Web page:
After documenting what sets off our stress eating, we need to formulate a plan on what to do when our anxiety rises.
That means it’s time to build…a Stress Response Menu!
Our Stress Response Menu will be a list of actions or activities you can do to de-stress outside of eating.
Ideally, you’ll do them before an eating episode, but they can be done during or after the fact too.
In other words, if you only realized you were stress eating when your hand reaches the bottom of the Doritos bag, no problem, you can do your stress response activity right then.
The purpose of the Stress Response Menu is to reward yourself with a small moment of self-love, whenever your anxiety levels are too much.
Here are some ideas for activities to place on your Stress Response Menu:
- Close your eyes and take five deep breaths (Coach Justin’s go-to move)
- Drink a large glass of water
- Take a short walk
- Go listen to one of your favorite songs
- Do a quick stretching routine
- Write in your journal
- Play with your dog
- Shout at the sky
The more the activity from your Stress Response Menu can match your personal goals, the better.
In other words, if you’re trying to build muscle, some push-ups might be the perfect de-stresser.
Just make sure it’s something you won’t dread doing.
A combination of a “de-stressor” and a “reward.”
This is important, as Coach Justin mentions that many of his clients only reward themselves with food. The self-love they practice only takes place in the kitchen.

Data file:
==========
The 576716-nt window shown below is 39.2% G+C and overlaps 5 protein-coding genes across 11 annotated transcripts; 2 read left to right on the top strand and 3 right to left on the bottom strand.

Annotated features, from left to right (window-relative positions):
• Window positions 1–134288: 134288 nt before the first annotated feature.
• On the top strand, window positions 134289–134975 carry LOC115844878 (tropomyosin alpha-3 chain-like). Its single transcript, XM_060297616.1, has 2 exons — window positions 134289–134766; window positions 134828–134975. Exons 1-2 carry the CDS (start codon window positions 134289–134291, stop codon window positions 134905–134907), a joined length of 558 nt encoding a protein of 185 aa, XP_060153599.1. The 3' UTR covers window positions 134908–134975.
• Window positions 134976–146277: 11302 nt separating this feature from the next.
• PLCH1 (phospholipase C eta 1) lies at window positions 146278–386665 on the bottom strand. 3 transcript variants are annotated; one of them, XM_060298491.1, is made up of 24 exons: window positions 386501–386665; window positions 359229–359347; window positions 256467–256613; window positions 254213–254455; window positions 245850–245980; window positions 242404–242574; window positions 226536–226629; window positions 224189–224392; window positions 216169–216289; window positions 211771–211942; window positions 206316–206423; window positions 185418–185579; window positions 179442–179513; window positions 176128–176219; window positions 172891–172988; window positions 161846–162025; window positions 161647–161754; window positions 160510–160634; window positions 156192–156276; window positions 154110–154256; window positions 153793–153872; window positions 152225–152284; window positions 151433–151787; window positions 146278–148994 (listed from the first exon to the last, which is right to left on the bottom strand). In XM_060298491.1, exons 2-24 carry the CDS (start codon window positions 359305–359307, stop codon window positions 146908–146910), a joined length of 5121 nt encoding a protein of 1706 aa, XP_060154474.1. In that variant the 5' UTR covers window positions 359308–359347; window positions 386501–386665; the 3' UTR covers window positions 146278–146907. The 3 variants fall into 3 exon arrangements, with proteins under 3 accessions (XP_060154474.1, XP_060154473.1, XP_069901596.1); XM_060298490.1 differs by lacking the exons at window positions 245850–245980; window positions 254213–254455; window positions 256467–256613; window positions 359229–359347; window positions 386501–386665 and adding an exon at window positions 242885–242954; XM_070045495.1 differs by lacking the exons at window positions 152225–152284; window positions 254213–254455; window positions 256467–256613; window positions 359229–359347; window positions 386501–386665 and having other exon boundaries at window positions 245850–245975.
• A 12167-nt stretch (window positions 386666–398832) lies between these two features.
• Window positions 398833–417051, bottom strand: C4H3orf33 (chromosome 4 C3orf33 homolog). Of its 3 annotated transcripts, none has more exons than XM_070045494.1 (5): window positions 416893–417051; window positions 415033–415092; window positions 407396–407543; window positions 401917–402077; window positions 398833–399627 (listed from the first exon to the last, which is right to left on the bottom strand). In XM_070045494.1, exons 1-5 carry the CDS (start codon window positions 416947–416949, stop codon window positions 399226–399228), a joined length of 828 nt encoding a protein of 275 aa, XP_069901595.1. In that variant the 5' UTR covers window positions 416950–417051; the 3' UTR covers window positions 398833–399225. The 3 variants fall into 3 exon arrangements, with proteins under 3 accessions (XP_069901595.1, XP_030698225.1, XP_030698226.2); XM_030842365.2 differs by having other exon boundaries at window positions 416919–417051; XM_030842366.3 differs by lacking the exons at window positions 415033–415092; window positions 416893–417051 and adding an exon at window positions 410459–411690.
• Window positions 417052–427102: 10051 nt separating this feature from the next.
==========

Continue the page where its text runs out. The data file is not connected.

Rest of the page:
Our menu above will help us develop some more options, not solely based on food.
To make the most of your Stress Response Menu:
#1) Make the activities short and easy.
You should feel confident that you can do every item on your list. So avoid activities that will take longer than 10 minutes to complete.
Also, set yourself up for success by hacking your Batcave:
- If you’re going to journal when stressed, keep your diary open on your work desk.
- If you’re going to drink water before any emotional eating, keep your full glass near you.
- If you’re going to take a short walk, keep your kicks near the door.
Don’t set yourself up for failure by picking overly complicated or burdensome activities.
#2) Place your Stress Response Menu somewhere visible.
Once you make your list, print it out and place it in your kitchen or pantry (or wherever you typically stress eat).
You could also write out a couple of your favorite activities and attach them to your refrigerator.
If it’s right in front of you, it’ll be harder to ignore (however, it’s okay to ignore it from time to time, as we aren’t striving for perfection).
Just please don’t write it and then stick the list in the junk drawer that opens to another dimension.
You never can find anything in that drawer.
#3)Track your usage of the Stress Response Menu.
This will help us in two ways:
- First, by tracking your usage, you’ll start to feel better about using the SRM. You’ll see an accumulation of all the times you successfully deployed a stress response, helping you visualize the momentum you’re building.
- Second, the data will help you understand your patterns of emotional eating. Maybe five deep breaths steered you away from ice cream but the large glass of water did not. You can then use this information to update and revise your response plan.
For the first point, Coach Justin has his clients keep a “Jar of Awesome.”
Every time they have a small win in the day, like taking five deep breaths instead of chugging soda, they place a marble or small token in a jar. After a while, the jar will have a decent amount of marbles or “small wins” in it.
This will then stand as a visual reminder of all the progress being made, proof of their ongoing wins.